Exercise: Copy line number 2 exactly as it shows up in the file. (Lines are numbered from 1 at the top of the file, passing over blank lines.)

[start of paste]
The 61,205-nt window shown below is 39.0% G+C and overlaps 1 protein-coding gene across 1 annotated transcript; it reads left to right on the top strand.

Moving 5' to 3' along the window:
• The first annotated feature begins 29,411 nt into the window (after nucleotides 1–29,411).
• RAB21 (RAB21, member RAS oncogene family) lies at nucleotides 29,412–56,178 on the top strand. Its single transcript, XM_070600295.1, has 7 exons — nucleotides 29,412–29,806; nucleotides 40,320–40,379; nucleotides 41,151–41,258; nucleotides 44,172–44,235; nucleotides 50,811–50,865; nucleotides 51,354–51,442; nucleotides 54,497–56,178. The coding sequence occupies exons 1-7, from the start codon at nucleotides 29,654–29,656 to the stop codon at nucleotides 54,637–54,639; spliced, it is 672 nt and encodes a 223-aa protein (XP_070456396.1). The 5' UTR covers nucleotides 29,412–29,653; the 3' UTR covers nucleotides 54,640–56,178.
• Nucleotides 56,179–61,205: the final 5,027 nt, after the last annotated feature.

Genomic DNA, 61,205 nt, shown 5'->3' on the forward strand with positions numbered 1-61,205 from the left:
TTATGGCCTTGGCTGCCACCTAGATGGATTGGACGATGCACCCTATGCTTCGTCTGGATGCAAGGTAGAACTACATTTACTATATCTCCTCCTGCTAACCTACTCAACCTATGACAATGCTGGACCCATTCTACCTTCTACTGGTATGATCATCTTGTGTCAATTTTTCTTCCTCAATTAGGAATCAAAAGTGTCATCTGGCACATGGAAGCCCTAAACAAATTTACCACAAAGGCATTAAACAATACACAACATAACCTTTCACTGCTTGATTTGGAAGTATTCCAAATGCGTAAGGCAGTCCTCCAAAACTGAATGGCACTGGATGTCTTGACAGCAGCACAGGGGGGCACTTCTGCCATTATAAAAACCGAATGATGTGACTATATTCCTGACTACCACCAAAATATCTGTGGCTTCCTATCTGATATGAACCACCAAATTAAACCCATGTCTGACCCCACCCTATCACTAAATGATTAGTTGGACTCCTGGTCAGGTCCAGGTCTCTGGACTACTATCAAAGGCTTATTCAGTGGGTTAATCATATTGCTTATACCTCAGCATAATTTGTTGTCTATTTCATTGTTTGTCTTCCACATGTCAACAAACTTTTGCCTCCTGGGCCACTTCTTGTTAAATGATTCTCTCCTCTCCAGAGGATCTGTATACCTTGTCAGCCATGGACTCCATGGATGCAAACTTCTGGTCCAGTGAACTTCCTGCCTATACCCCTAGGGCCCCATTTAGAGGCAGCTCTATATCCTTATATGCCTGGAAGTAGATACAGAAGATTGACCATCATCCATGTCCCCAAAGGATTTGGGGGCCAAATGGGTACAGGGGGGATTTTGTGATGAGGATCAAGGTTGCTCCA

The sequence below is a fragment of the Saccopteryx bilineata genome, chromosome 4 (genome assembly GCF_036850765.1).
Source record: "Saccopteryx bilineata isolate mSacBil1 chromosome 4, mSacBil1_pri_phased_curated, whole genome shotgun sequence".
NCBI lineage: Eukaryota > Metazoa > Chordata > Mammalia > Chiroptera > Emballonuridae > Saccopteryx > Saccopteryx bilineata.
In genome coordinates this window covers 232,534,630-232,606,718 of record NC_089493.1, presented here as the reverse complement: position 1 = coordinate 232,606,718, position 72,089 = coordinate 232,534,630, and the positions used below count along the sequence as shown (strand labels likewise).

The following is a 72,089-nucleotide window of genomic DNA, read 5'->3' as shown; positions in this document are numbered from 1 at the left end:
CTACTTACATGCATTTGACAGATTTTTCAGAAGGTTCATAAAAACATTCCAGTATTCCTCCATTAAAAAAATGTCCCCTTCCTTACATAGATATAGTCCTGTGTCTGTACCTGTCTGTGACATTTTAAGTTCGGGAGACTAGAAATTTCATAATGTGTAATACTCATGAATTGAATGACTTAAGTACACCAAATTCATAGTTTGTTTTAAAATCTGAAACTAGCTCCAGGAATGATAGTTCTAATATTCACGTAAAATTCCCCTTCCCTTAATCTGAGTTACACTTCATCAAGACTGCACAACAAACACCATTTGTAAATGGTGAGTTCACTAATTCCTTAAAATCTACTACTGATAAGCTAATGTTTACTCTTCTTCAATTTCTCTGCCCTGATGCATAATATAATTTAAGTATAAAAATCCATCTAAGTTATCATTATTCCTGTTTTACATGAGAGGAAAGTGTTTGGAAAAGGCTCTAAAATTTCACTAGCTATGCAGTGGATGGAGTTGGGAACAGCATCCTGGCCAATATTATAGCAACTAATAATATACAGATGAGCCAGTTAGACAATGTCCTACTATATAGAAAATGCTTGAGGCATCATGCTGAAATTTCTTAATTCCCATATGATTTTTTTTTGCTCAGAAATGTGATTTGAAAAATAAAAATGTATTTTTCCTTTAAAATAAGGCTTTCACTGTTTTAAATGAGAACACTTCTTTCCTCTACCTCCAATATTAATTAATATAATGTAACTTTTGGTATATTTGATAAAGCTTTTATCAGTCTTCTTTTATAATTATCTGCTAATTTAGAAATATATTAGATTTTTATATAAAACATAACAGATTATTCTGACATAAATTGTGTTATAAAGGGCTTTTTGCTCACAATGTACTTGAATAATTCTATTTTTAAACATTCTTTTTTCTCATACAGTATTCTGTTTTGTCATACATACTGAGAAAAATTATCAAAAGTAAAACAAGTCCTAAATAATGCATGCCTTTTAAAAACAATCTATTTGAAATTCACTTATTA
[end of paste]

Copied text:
Moving 5' to 3' along the window: